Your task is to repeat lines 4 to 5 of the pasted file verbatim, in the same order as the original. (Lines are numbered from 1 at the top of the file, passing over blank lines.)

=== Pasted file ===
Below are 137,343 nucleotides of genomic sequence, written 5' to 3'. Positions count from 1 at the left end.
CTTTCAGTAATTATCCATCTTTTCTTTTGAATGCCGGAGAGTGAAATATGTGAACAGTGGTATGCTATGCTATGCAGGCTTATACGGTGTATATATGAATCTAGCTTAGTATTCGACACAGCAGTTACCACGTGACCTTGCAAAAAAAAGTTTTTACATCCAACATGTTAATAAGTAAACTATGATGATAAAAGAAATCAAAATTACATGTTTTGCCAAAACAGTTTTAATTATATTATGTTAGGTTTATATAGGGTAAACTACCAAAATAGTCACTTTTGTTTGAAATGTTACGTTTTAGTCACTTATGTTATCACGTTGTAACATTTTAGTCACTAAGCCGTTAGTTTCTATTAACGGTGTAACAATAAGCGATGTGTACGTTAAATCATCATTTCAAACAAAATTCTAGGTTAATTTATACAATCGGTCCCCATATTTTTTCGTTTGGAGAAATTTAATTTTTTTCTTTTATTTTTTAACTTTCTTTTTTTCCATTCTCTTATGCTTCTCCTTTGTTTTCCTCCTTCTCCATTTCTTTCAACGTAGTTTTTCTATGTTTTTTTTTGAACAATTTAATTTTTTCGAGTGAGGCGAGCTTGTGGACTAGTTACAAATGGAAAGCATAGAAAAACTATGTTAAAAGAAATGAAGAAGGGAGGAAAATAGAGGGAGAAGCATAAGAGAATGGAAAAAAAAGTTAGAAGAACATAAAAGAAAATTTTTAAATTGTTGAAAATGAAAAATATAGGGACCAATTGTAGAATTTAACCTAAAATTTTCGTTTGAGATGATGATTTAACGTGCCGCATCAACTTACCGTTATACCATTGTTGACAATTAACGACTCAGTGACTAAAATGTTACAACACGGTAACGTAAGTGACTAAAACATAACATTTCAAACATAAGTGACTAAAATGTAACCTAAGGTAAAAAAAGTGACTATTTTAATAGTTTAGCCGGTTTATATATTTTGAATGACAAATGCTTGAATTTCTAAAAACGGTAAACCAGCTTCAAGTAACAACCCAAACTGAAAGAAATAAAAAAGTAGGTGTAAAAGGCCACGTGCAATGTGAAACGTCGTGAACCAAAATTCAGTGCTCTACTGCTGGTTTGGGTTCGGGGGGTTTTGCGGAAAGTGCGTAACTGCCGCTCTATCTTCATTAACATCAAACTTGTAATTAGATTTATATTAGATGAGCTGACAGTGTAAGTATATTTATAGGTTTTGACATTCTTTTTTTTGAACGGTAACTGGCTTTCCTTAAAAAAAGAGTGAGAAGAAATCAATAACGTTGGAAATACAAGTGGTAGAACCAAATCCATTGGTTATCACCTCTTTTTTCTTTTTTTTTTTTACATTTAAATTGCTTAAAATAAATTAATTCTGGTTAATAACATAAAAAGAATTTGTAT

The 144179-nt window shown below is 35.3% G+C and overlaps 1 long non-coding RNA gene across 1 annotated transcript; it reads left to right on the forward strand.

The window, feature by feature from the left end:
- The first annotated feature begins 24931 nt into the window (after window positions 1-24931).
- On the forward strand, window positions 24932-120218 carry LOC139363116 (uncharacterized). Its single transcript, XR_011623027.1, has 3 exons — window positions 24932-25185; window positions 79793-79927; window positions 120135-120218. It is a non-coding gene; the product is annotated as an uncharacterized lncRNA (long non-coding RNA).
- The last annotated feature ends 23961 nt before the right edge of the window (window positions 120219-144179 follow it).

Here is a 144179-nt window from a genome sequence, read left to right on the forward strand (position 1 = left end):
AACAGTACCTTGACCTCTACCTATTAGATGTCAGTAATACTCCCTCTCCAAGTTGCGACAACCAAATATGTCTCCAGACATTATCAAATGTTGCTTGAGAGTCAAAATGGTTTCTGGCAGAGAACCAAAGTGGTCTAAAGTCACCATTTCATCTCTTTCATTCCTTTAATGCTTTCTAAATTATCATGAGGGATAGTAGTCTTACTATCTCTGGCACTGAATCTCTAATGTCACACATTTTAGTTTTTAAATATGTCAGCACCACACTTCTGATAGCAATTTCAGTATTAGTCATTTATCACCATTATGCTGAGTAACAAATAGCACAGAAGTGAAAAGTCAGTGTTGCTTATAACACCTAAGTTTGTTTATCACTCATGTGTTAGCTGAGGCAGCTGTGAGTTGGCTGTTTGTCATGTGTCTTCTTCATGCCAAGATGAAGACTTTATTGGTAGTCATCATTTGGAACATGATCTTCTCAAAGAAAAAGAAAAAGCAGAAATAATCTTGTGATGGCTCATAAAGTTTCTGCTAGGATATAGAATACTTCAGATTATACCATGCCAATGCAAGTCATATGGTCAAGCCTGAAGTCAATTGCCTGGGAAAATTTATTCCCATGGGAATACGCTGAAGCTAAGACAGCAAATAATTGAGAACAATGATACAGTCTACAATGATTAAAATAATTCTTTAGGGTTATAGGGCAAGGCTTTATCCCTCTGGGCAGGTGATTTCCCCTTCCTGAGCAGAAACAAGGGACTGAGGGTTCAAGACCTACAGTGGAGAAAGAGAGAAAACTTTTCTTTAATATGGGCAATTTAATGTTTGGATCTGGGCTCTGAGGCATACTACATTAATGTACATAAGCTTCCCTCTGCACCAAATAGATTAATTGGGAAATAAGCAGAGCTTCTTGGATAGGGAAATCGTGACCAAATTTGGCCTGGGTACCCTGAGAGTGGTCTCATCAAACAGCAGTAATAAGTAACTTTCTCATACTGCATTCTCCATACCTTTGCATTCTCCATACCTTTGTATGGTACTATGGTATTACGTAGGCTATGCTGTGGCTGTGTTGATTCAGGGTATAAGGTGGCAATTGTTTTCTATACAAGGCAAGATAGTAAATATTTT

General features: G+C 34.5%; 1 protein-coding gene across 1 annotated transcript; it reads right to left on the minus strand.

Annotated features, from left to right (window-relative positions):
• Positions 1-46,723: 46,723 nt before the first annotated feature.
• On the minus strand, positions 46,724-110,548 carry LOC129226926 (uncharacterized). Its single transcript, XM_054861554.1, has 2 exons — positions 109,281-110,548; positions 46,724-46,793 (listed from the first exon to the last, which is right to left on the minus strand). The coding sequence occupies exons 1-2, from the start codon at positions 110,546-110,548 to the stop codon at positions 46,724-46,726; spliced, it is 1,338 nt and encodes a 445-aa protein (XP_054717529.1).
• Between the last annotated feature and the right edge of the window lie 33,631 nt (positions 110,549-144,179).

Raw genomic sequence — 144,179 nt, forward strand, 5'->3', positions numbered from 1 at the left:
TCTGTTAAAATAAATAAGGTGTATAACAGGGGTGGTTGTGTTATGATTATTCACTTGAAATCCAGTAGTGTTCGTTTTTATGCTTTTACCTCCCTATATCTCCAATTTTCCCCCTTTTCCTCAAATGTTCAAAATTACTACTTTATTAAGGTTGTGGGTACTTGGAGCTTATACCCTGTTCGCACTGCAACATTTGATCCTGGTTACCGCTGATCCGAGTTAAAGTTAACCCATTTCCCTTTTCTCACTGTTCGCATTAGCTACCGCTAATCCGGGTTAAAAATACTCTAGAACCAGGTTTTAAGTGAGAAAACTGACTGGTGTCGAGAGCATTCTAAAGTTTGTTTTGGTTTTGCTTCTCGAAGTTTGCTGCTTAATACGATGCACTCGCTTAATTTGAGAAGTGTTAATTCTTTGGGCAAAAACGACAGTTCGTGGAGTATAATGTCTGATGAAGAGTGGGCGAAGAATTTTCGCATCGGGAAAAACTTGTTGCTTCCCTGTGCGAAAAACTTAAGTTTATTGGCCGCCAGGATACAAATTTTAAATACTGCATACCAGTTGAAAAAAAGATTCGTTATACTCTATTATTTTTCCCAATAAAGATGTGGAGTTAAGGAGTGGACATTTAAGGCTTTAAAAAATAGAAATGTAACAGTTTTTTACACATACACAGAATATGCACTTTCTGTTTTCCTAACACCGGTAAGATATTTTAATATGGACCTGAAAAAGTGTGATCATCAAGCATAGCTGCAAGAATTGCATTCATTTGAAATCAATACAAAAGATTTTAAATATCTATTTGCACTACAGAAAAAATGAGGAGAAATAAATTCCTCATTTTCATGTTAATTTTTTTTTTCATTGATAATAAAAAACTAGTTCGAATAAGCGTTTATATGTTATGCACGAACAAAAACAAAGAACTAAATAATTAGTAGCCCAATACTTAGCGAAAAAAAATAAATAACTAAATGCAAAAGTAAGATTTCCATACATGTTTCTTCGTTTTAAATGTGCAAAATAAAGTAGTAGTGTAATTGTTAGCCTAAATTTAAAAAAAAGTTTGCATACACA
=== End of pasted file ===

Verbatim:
The window, feature by feature from the left end:
- The first annotated feature begins 24931 nt into the window (after window positions 1-24931).